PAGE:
Postcards from Iceland: Architectural marvels in the land of fire and ice

Getting to Iceland is no easy journey. From Manila you travel more than 20 hours to reach this remote Nordic island nation. As the plane descends, you will see a vast expanse of earth as far as the eye can see. You will immediately feel like you’re going to do an even longer trip by land.

But Iceland is worth the wait and all the time spent traveling. As you find yourself deep into its heart, you’ll soon realize that Iceland is a feast for the senses; it is a country that is as raw and untouched as a remote island can be. It is breathtaking and nearly every scenery will make you gasp in admiration.

The architecture is particularly interesting — beautiful, unique and functional.

Scandinavian influences

Iceland’s traditional architecture is derived from various Scandinavian influences. The country has a history of being ruled by Vikings between the 9th and 13th centuries.

Turf houses

The Vikings built Turf houses to protect themselves from the harsh climate of Iceland. Turf refers to the top layer of soil that is held together so tightly by the roots of grass that it can easily be cut into mats.

These green cloaks of structures seem to melt into the natural landscape of the country. Some of these structures are still visible, even in tiny homes made for elves. Yes, Icelanders believe in elves as Filipinos believe in old wives’ tales, urban legends and mythical creatures.

A church that has a built-in Turf structure


When Christianity arrived in Iceland during 1,000 AD, numerous churches began to be erected all over the country. Some were Turf structures but a few of them were also built out of timber-frames.

Later on, Icelandic stone made its way into the architecture of Iceland during the 18th century but it required remarkable craftsmanship – this made it expensive and thus was only used to build official buildings in the country.

The church of Reykjavik

Hallgrímskirkja or the Church of Hallgrimur is one of the most iconic architectural marvels in Iceland. It is a Lutheran parish church in Reykjavik and is known for its distinctively curved spire and side wings.

Situated on the hilltop Skólavörðuholt near the centre of Reykjavík, the church is one of the city’s best-known landmarks and is visible throughout the city.

Some buildings in downtown Reykjavik

Guðjón Samúelsson, a state architect, designed the church in 1937. He is said to have designed it to resemble Iceland’s glaciers, mountains and rocks. Its organ pipe formations resemble the Svartifoss, a waterfall in Iceland.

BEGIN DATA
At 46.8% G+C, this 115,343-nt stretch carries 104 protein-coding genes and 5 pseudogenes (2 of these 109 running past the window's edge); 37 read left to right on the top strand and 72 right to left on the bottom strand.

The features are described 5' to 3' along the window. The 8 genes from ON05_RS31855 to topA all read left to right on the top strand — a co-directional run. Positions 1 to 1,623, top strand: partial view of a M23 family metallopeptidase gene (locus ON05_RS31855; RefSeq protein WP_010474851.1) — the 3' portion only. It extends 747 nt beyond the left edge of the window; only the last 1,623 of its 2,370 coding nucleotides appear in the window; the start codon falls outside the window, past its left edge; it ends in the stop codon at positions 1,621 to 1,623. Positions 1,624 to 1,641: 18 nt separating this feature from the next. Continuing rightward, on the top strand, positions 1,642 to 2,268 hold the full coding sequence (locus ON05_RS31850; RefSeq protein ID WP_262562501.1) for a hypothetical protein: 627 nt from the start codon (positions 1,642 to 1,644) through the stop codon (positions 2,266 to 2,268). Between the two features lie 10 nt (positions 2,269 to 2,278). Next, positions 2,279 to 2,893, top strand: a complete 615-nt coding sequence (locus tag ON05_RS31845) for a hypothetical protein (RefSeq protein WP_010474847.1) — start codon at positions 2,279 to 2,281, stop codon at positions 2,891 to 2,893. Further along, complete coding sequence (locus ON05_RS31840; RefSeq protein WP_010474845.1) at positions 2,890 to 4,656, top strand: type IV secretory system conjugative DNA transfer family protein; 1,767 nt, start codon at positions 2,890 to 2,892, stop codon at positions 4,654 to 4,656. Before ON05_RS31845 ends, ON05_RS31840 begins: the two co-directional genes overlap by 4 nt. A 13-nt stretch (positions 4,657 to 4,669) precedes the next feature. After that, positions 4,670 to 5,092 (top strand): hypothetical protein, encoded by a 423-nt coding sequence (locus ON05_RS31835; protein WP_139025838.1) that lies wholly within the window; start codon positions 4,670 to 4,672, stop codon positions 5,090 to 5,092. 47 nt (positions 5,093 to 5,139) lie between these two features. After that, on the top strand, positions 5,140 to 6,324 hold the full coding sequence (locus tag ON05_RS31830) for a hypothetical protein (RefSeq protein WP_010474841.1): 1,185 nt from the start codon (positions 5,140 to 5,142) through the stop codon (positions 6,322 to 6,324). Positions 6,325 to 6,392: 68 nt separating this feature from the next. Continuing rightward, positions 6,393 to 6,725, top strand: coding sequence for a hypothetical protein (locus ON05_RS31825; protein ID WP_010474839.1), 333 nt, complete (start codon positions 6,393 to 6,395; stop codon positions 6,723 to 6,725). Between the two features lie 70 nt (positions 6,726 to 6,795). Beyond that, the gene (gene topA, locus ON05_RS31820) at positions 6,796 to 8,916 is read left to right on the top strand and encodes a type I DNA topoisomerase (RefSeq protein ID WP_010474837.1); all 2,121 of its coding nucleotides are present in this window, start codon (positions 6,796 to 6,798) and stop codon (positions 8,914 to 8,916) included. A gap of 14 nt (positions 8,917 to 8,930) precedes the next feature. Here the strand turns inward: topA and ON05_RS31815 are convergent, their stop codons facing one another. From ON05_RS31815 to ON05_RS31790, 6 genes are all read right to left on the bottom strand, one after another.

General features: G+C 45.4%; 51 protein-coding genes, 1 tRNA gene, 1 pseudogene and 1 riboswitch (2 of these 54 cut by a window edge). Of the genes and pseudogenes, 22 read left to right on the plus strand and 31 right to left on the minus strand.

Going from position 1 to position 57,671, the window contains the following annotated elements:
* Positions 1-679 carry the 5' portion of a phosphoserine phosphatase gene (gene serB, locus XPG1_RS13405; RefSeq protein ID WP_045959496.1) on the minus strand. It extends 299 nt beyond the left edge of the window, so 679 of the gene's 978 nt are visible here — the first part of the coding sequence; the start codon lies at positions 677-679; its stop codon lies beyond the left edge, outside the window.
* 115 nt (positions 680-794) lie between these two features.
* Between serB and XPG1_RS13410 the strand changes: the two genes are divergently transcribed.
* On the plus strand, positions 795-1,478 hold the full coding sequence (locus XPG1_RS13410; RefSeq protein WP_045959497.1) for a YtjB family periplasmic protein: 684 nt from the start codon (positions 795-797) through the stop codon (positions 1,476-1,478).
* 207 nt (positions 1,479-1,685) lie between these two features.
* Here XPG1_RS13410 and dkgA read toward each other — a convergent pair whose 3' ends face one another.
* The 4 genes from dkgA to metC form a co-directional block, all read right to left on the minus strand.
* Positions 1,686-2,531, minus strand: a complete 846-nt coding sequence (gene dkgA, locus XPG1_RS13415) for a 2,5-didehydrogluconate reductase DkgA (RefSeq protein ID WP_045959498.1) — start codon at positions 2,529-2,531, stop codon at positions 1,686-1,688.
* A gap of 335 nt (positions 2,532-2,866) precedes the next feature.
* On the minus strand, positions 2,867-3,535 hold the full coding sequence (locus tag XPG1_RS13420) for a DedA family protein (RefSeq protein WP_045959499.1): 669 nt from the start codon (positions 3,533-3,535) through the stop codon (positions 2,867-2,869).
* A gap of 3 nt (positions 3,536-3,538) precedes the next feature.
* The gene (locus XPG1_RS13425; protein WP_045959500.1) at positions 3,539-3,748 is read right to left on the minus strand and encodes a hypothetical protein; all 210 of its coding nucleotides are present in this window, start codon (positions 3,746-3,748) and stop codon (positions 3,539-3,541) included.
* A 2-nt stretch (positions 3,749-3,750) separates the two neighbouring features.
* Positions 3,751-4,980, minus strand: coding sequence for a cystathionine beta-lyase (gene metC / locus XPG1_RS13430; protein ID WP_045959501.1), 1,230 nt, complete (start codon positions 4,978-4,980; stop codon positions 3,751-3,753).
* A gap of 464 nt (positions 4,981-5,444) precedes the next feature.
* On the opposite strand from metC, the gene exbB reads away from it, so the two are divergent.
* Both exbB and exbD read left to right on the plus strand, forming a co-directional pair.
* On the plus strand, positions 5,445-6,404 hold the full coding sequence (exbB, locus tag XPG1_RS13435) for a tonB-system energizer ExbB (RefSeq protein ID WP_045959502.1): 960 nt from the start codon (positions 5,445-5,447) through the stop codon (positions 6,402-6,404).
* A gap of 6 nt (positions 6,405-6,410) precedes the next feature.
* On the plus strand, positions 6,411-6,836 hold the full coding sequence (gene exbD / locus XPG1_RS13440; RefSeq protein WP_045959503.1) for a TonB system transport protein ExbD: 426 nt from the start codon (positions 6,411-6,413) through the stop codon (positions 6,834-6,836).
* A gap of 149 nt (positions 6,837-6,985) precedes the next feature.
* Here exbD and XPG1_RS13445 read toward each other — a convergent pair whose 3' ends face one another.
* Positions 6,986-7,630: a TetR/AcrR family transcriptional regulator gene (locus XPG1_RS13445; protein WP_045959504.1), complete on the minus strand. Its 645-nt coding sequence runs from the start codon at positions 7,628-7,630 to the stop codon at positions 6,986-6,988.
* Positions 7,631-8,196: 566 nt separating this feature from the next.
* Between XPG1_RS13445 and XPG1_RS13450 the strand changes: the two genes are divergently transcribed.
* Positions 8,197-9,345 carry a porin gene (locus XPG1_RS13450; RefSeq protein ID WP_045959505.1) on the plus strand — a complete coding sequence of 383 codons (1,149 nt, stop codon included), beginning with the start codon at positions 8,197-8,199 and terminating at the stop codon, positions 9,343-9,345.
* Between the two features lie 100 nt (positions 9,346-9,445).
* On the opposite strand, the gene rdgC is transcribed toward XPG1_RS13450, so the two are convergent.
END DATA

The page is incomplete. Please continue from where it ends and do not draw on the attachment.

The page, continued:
The design is similar in style to the expressionist architecture of Grundtvia’s Church of Copenhagen, Denmark.

Hallgrímskirkja, a Lutheran church, was built in 1945 in Nordic expressionist style

Architecturally, Hallgrímskirkja has a tower with the distinctly curved side wings, a nave in more traditional architecture, and a sanctuary at the other end of the nave, whose cylindrical shape has been described as evoking Viking war helmets.


Hotels all over Reykjavik also reflect interesting architectural designs.

Inside the Harpa Concert Hall are walls that form a mountain-like massif

The newly opened Reykjavik Edition is one such hotel. It’s a waterfront hotel in the scenic heart of the capital. “From the outside, the building features an ebony façade of shou sugi ban timber that has been charred to be blacked using an ancient Japanese technique, while blackened steel frames are a clear nod to Iceland’s dramatic lava landscape. The simple, clean-lines of the structure itself have been angled to make the most of the views and its harbour-side setting, with a double-entrance lobby accessible either from the pedestrian Harpa plaza, or the harbour itself,” according to the Sleeper magazine.

The Reykjavik Edition Hotel is one of Reykjavik’s newest hotels

Inside, the article also said, one will find “a sculptural totem in lava stone to balance warm materials such as saddle leather wrapped around concrete columns and white oak flooring, ceiling beams and slats that flank the atmospheric lobby bar.”

And there’s more: “Elsewhere, the lobby lounge features a central open-flame fireplace surrounded by seating and a collection of custom-made furniture in intimate groups, including the Jean-Michel Frank-inspired armchair in white shearling and Pierre Jeanneret-inspired chairs in black velvet.”

The sculptural totem in lava stone inside the Reykjavik Edition Hotel

Opera house

And then there’s the Harpa Centre, the concert hall in Reykjavik.

Here is the description provided by the architects, as published in ArchDaily: Situated on the border between land and sea, the Centre stands out as a large, radiant sculpture reflecting both sky and harbour space as well as the vibrant life of the city. The spectacular facades have been designed in close collaboration between Henning Larsen Architects, the Danish-Icelandic artist Olafur Eliasson and the engineering companies Rambøll and ArtEngineering GmbH from Germany.

Inside, “the halls form a mountain-like massif that similar to basalt rock on the coast forms a stark contrast to the expressive and open facade. At the core of the rock, the largest hall of the Centre, the main concert hall, reveals its interior as a red-hot centre of force.”

These are just some of the many things that make Iceland one of the most beautiful countries in the world.

If one day you find yourself in the Land of Fire and Ice, make sure you take the time to see its many architectural wonders.